Engaging the built environment to extend learning beyond the classroom
First opened in 1895, Highgate Primary School stands as one of Perth’s oldest schools. Fast forward to 2018 and you’ll find traditional schooling concepts transcended by a striking contemporary streetscape and school redevelopment. Boasting creativity and innovation beyond expectation, the school’s revitalisation invites even the most timid of students into what is now a vibrant and exciting space of learning and engagement.
Led by Adrian Iredale of iredale pedersen hook architects, the concept and design phase of the redevelopment demanded intimate conversations and astute understanding across a broad stakeholder base. “We had to do our homework on this one” says Adrian.
The creative licence given to the architectural design was influenced by diverse demands. Of note were the conditions stipulated by the Heritage Council of Western Australia and the Department of Education’s design specifications, which required the architecture to fit in with the heritage feel of the school surrounds. Special consideration also had to be given to the group’s most influential audience: the 650 Highgate Primary School students set to be impacted by the quality of design and attention to even the smallest of detail.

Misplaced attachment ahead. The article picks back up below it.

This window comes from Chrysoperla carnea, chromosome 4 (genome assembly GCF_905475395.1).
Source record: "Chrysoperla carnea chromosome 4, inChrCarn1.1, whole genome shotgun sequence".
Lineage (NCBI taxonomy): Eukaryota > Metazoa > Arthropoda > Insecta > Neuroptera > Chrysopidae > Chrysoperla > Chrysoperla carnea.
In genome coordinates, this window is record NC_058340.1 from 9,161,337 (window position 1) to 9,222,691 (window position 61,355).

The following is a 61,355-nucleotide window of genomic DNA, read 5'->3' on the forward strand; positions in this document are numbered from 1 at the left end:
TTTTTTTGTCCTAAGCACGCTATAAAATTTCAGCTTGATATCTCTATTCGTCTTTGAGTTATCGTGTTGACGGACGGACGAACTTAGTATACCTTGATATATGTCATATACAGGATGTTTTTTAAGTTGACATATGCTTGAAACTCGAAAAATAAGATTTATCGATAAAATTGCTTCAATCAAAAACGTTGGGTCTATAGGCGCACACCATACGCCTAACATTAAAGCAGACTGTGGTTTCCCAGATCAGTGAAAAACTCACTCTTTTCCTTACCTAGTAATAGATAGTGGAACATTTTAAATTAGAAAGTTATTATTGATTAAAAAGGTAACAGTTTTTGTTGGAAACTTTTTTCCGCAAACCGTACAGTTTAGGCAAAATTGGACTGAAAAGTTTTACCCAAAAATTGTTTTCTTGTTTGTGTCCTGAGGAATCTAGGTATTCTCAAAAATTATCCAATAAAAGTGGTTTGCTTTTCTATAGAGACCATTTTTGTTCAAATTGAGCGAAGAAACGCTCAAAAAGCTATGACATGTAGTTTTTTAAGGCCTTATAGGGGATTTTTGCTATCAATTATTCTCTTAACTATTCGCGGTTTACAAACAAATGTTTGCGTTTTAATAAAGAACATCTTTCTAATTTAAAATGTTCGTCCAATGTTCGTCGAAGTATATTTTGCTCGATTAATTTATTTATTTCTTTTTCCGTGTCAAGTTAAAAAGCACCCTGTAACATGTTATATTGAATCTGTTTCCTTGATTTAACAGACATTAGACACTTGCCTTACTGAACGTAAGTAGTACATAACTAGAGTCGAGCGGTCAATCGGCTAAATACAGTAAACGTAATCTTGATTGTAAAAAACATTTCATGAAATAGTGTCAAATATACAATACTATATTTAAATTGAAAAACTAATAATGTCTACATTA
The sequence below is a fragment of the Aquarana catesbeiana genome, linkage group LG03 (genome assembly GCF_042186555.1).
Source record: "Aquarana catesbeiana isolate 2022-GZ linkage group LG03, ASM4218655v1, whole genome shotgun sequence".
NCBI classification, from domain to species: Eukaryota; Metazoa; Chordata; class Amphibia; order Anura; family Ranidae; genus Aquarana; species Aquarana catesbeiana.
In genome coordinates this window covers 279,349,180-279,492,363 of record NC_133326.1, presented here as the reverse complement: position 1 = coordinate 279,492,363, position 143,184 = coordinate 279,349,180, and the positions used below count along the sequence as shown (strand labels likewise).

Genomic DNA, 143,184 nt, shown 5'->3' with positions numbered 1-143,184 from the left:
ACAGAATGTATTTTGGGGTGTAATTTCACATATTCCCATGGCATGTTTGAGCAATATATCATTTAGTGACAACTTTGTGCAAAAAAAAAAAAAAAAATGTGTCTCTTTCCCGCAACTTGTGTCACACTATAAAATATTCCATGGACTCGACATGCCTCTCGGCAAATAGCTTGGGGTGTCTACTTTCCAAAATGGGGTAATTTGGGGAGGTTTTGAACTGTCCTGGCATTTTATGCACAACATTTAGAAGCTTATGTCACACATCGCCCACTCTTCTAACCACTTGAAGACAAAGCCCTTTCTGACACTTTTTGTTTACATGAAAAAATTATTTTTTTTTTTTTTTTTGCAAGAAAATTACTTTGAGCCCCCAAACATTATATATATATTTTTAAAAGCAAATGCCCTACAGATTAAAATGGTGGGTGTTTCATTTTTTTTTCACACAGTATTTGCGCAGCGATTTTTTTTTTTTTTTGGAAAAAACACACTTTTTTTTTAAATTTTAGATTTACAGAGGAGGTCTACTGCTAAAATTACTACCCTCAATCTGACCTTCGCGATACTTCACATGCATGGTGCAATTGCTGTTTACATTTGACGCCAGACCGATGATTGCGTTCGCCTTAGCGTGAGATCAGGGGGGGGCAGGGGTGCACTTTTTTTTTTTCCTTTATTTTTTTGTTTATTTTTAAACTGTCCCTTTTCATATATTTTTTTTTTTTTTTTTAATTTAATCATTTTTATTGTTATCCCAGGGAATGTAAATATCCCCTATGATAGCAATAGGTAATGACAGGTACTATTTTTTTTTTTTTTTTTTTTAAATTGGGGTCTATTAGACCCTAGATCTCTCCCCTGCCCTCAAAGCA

Not denying Highgate’s heritage significance, iredale pedersen hook architects set out to add value to the environment with a unique blend of old and new. The manipulation of light, colour and pattern was also woven throughout the design to extend learning experiences beyond the classroom. Designed specifically to satisfy both traditional and modern architecture needs, Midland Brick’s Kalbarri, Heritage Red and Burnished Red bricks were the obvious choice. The finished result is a three dimensional perspective, afforded by the complexity of the blended bricks that enhance the intrigue and charm of the school’s presence.
A standout feature of the design, however, is the three Midland reds, which were blended artfully by master bricklayers. The imagination is encouraged by the creative brickwork and the result allows every child, parent, educator and visitor to indulge in their own interpretation of the design.
Adrian concedes that the project’s success is the result of thorough community, historical and government engagement. “It was the support of all involved in the project that enabled the delivery of an innovative, creative, yet historically respectful redevelopment”.